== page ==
Impact of oil and gas exploration and extraction on whales

The oil industry poses three distinct threats to cetaceans: habitat loss, possible hearing damage and pollution. Oil exploration and recovery may exclude cetaceans from valuable habitat and disturb feeding, resting and breeding.

Findings of a joint study undertaken by Russian and American scientists, and endorsed by WWF, indicate that seismic surveys for offshore oil and gas being conducted off Sakhalin in Russia have excluded gray whales from their primary feeding habitat.

Researchers have noted the physical impacts of seismic surveys, which are used in undersea oil exploration, upon whales, dolphins and porpoises that rely heavily on their sense of hearing.

In 1992, humpback whales off Newfoundland, Canada, were found with damaged ear structures after underwater blasting was used in constructing oil installations. Whales exposed to seismic testing conducted by the oil industry in Alaska were also found to have hearing damage.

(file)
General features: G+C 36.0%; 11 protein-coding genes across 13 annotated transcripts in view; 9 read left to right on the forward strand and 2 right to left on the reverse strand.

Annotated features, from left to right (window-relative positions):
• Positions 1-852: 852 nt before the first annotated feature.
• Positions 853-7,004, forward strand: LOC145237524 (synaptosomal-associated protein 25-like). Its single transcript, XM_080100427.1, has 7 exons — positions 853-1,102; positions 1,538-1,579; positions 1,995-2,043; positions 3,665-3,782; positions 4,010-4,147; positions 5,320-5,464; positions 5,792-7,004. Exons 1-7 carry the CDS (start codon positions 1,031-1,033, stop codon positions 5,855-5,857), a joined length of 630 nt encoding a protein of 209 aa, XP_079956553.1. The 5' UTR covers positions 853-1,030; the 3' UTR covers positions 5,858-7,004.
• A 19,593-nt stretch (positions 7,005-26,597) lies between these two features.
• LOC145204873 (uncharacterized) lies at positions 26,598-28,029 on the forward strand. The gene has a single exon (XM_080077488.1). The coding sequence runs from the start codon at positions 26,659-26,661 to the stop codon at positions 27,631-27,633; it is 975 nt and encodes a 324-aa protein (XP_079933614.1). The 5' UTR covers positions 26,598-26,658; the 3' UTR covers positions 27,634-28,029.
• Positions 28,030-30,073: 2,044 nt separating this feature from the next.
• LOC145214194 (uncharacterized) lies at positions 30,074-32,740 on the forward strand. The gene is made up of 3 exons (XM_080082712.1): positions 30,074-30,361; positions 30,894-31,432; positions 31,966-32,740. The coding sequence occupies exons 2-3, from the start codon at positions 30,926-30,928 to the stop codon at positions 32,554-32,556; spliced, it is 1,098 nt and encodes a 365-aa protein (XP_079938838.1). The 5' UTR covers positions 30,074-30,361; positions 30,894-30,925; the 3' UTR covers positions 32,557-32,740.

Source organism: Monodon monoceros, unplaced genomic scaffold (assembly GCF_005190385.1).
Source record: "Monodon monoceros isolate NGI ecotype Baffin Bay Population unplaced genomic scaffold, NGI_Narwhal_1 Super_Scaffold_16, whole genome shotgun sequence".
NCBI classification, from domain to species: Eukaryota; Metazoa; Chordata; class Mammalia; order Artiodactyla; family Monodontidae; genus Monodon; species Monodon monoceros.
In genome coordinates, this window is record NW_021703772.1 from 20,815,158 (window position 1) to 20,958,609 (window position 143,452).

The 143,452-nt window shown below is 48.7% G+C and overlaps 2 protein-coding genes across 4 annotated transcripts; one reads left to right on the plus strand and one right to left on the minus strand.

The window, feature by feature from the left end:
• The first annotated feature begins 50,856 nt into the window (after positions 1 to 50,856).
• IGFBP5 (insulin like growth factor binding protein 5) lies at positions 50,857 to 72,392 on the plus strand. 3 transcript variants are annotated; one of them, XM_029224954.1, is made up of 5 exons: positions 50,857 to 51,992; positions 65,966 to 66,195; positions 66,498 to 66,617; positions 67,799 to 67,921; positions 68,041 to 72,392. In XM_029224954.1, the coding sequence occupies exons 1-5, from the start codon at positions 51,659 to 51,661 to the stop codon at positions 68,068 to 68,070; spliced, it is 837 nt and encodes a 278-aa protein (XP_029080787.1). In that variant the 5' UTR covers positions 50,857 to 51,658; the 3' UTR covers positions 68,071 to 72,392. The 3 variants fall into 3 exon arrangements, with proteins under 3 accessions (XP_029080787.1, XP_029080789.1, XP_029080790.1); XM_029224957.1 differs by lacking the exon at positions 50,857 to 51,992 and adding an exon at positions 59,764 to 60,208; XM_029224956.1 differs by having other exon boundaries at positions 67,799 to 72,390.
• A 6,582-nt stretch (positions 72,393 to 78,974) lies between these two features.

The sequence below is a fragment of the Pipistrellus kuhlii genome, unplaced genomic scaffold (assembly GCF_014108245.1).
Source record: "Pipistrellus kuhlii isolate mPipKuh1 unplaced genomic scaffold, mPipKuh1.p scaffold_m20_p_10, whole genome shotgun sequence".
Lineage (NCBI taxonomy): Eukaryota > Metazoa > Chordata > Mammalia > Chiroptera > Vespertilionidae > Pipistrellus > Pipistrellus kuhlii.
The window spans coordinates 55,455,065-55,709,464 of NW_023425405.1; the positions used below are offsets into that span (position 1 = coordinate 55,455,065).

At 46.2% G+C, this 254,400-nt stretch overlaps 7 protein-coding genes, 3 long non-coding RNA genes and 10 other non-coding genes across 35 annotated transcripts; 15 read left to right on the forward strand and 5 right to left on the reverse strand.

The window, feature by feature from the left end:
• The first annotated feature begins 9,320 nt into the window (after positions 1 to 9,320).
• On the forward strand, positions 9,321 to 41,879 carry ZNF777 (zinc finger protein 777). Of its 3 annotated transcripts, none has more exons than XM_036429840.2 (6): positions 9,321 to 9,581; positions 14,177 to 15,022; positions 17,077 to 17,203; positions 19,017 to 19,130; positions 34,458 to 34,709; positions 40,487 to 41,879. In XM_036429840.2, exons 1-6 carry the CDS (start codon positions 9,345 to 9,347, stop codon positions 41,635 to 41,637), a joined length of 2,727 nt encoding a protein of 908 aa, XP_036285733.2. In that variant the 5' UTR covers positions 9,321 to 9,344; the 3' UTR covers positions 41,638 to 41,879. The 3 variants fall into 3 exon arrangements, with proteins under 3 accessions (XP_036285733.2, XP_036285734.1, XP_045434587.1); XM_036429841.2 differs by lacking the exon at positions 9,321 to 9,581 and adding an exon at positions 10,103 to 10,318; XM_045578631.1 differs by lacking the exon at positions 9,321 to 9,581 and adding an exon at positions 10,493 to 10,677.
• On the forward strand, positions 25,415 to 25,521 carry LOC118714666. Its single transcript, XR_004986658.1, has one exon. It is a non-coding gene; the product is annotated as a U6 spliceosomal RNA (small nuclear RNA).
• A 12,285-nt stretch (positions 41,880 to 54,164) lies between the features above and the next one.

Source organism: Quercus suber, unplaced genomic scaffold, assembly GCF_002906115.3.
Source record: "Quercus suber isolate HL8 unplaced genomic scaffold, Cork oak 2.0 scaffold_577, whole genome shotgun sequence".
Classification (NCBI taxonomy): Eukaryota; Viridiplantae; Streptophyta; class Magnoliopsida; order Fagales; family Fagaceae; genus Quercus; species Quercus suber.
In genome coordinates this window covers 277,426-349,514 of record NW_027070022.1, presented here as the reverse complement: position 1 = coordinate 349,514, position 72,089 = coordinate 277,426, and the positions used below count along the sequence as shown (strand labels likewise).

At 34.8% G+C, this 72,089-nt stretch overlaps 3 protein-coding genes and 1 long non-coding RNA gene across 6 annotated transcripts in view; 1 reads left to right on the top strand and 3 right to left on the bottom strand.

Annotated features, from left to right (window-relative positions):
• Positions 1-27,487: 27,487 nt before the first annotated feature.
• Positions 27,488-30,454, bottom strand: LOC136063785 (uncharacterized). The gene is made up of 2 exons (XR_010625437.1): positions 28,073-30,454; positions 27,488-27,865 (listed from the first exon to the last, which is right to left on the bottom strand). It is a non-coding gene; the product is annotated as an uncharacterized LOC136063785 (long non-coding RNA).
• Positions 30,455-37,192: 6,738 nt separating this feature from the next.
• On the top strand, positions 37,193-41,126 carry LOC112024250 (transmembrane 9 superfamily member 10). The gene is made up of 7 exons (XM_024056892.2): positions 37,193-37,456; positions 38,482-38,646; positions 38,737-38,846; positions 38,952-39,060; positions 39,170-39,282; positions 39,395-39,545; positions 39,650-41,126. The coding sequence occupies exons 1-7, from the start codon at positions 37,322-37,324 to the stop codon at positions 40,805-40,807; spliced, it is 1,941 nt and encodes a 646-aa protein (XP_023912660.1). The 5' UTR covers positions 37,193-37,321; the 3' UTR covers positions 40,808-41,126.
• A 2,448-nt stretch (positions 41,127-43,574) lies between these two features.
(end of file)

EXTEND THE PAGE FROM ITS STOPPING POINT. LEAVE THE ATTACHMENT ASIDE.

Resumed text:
Pollutants and toxics from activities relating to the oil industry are also a health risk to cetaceans.

Oil spills

 / ©: Alaska Department of Environmental Conservation
The M/V Selendang Ayu wreck off Unalaska Island in the Bering Sea. The freighter was carrying 483,000 gallons of heavy bunker fuel and 21,000 gallons of diesel fuel.
© Alaska Department of Environmental Conservation
Hydrocarbons, including crude oil, can be released intentionally by oil tankers after offloading, or unintentionally through accidental discharges and oil spills. Fuel oil can also be released into the environment from leaking vessels and shipping accidents.

Drilling lubricants used by the oil industry can contain high concentrations of hydrocarbons and heavy metals that can have toxic impact upon marine life.

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